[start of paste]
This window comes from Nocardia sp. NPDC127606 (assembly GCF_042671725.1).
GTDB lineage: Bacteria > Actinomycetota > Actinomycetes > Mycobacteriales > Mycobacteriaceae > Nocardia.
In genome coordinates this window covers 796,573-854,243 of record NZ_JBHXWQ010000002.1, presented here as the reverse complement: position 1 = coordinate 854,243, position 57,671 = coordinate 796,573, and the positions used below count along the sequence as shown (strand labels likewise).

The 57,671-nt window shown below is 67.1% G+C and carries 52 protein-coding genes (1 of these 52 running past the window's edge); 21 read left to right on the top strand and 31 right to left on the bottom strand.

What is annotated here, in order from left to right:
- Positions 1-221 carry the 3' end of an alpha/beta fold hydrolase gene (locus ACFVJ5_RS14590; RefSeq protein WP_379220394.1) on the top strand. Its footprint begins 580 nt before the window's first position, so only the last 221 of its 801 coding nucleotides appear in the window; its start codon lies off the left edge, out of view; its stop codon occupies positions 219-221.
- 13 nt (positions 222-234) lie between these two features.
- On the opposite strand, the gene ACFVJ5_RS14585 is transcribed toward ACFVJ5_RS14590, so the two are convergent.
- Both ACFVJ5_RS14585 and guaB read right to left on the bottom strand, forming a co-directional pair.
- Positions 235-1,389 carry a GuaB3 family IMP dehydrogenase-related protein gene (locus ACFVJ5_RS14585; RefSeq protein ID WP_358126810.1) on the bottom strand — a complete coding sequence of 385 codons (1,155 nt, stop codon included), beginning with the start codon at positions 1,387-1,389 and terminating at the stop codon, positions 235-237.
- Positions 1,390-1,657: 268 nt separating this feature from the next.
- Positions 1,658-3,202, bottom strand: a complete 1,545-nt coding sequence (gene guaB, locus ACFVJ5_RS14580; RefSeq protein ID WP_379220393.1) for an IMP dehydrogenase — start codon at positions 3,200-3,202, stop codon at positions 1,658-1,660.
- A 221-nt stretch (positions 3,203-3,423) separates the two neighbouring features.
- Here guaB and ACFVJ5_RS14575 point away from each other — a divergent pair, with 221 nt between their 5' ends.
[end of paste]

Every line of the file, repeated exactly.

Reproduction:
This window comes from Nocardia sp. NPDC127606 (assembly GCF_042671725.1).
GTDB lineage: Bacteria > Actinomycetota > Actinomycetes > Mycobacteriales > Mycobacteriaceae > Nocardia.
In genome coordinates this window covers 796,573-854,243 of record NZ_JBHXWQ010000002.1, presented here as the reverse complement: position 1 = coordinate 854,243, position 57,671 = coordinate 796,573, and the positions used below count along the sequence as shown (strand labels likewise).

The 57,671-nt window shown below is 67.1% G+C and carries 52 protein-coding genes (1 of these 52 running past the window's edge); 21 read left to right on the top strand and 31 right to left on the bottom strand.

What is annotated here, in order from left to right:
- Positions 1-221 carry the 3' end of an alpha/beta fold hydrolase gene (locus ACFVJ5_RS14590; RefSeq protein WP_379220394.1) on the top strand. Its footprint begins 580 nt before the window's first position, so only the last 221 of its 801 coding nucleotides appear in the window; its start codon lies off the left edge, out of view; its stop codon occupies positions 219-221.
- 13 nt (positions 222-234) lie between these two features.
- On the opposite strand, the gene ACFVJ5_RS14585 is transcribed toward ACFVJ5_RS14590, so the two are convergent.
- Both ACFVJ5_RS14585 and guaB read right to left on the bottom strand, forming a co-directional pair.
- Positions 235-1,389 carry a GuaB3 family IMP dehydrogenase-related protein gene (locus ACFVJ5_RS14585; RefSeq protein ID WP_358126810.1) on the bottom strand — a complete coding sequence of 385 codons (1,155 nt, stop codon included), beginning with the start codon at positions 1,387-1,389 and terminating at the stop codon, positions 235-237.
- Positions 1,390-1,657: 268 nt separating this feature from the next.
- Positions 1,658-3,202, bottom strand: a complete 1,545-nt coding sequence (gene guaB, locus ACFVJ5_RS14580; RefSeq protein ID WP_379220393.1) for an IMP dehydrogenase — start codon at positions 3,200-3,202, stop codon at positions 1,658-1,660.
- A 221-nt stretch (positions 3,203-3,423) separates the two neighbouring features.
- Here guaB and ACFVJ5_RS14575 point away from each other — a divergent pair, with 221 nt between their 5' ends.